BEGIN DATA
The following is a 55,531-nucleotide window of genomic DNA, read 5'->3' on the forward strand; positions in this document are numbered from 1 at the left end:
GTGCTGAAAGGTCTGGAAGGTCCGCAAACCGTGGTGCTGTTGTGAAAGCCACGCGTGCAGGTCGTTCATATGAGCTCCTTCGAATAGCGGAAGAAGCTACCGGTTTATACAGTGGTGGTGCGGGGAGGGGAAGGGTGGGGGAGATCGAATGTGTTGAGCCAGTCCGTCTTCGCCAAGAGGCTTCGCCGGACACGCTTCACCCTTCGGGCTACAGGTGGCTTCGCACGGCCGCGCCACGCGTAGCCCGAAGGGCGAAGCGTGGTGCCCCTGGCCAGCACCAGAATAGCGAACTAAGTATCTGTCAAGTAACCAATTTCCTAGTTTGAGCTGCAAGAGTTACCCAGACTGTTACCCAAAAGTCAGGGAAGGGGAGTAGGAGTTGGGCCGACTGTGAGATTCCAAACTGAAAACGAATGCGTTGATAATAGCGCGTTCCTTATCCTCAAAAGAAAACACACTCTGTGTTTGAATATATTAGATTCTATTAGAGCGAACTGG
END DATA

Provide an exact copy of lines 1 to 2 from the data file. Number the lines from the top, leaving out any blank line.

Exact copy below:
The following is a 55,531-nucleotide window of genomic DNA, read 5'->3' on the forward strand; positions in this document are numbered from 1 at the left end:
GTGCTGAAAGGTCTGGAAGGTCCGCAAACCGTGGTGCTGTTGTGAAAGCCACGCGTGCAGGTCGTTCATATGAGCTCCTTCGAATAGCGGAAGAAGCTACCGGTTTATACAGTGGTGGTGCGGGGAGGGGAAGGGTGGGGGAGATCGAATGTGTTGAGCCAGTCCGTCTTCGCCAAGAGGCTTCGCCGGACACGCTTCACCCTTCGGGCTACAGGTGGCTTCGCACGGCCGCGCCACGCGTAGCCCGAAGGGCGAAGCGTGGTGCCCCTGGCCAGCACCAGAATAGCGAACTAAGTATCTGTCAAGTAACCAATTTCCTAGTTTGAGCTGCAAGAGTTACCCAGACTGTTACCCAAAAGTCAGGGAAGGGGAGTAGGAGTTGGGCCGACTGTGAGATTCCAAACTGAAAACGAATGCGTTGATAATAGCGCGTTCCTTATCCTCAAAAGAAAACACACTCTGTGTTTGAATATATTAGATTCTATTAGAGCGAACTGG